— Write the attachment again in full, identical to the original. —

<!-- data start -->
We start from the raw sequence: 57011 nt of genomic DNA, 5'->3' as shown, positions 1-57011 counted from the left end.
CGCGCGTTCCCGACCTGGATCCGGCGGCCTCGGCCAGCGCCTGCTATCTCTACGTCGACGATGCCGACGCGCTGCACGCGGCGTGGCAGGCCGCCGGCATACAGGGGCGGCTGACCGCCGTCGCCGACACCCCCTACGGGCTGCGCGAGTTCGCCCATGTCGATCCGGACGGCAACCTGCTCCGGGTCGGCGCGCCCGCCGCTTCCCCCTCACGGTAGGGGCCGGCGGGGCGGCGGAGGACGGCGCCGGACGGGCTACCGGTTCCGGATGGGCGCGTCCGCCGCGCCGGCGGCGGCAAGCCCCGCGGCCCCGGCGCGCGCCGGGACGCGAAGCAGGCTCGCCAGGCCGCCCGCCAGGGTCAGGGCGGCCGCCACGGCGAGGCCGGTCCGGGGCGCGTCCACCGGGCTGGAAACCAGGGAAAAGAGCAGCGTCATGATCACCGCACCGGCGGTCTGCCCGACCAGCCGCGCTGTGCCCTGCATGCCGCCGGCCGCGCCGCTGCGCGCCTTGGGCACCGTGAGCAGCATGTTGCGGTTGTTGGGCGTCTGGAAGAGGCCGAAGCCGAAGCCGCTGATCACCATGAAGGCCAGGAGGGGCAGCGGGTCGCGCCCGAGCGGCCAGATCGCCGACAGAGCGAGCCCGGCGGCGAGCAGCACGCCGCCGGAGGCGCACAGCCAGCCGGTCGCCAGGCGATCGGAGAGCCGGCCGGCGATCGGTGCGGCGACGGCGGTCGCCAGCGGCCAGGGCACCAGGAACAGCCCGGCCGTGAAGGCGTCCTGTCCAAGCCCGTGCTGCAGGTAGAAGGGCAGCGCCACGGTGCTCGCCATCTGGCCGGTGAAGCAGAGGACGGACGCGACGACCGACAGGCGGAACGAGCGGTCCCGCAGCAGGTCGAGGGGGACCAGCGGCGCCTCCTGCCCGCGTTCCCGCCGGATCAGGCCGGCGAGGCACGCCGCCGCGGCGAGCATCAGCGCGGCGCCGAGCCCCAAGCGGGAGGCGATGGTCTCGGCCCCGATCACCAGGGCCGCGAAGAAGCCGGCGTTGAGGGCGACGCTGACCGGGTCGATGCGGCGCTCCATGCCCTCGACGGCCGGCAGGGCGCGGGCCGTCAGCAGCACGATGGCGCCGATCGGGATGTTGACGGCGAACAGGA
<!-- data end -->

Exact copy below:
We start from the raw sequence: 57011 nt of genomic DNA, 5'->3' as shown, positions 1-57011 counted from the left end.
CGCGCGTTCCCGACCTGGATCCGGCGGCCTCGGCCAGCGCCTGCTATCTCTACGTCGACGATGCCGACGCGCTGCACGCGGCGTGGCAGGCCGCCGGCATACAGGGGCGGCTGACCGCCGTCGCCGACACCCCCTACGGGCTGCGCGAGTTCGCCCATGTCGATCCGGACGGCAACCTGCTCCGGGTCGGCGCGCCCGCCGCTTCCCCCTCACGGTAGGGGCCGGCGGGGCGGCGGAGGACGGCGCCGGACGGGCTACCGGTTCCGGATGGGCGCGTCCGCCGCGCCGGCGGCGGCAAGCCCCGCGGCCCCGGCGCGCGCCGGGACGCGAAGCAGGCTCGCCAGGCCGCCCGCCAGGGTCAGGGCGGCCGCCACGGCGAGGCCGGTCCGGGGCGCGTCCACCGGGCTGGAAACCAGGGAAAAGAGCAGCGTCATGATCACCGCACCGGCGGTCTGCCCGACCAGCCGCGCTGTGCCCTGCATGCCGCCGGCCGCGCCGCTGCGCGCCTTGGGCACCGTGAGCAGCATGTTGCGGTTGTTGGGCGTCTGGAAGAGGCCGAAGCCGAAGCCGCTGATCACCATGAAGGCCAGGAGGGGCAGCGGGTCGCGCCCGAGCGGCCAGATCGCCGACAGAGCGAGCCCGGCGGCGAGCAGCACGCCGCCGGAGGCGCACAGCCAGCCGGTCGCCAGGCGATCGGAGAGCCGGCCGGCGATCGGTGCGGCGACGGCGGTCGCCAGCGGCCAGGGCACCAGGAACAGCCCGGCCGTGAAGGCGTCCTGTCCAAGCCCGTGCTGCAGGTAGAAGGGCAGCGCCACGGTGCTCGCCATCTGGCCGGTGAAGCAGAGGACGGACGCGACGACCGACAGGCGGAACGAGCGGTCCCGCAGCAGGTCGAGGGGGACCAGCGGCGCCTCCTGCCCGCGTTCCCGCCGGATCAGGCCGGCGAGGCACGCCGCCGCGGCGAGCATCAGCGCGGCGCCGAGCCCCAAGCGGGAGGCGATGGTCTCGGCCCCGATCACCAGGGCCGCGAAGAAGCCGGCGTTGAGGGCGACGCTGACCGGGTCGATGCGGCGCTCCATGCCCTCGACGGCCGGCAGGGCGCGGGCCGTCAGCAGCACGATGGCGCCGATCGGGATGTTGACGGCGAACAGGA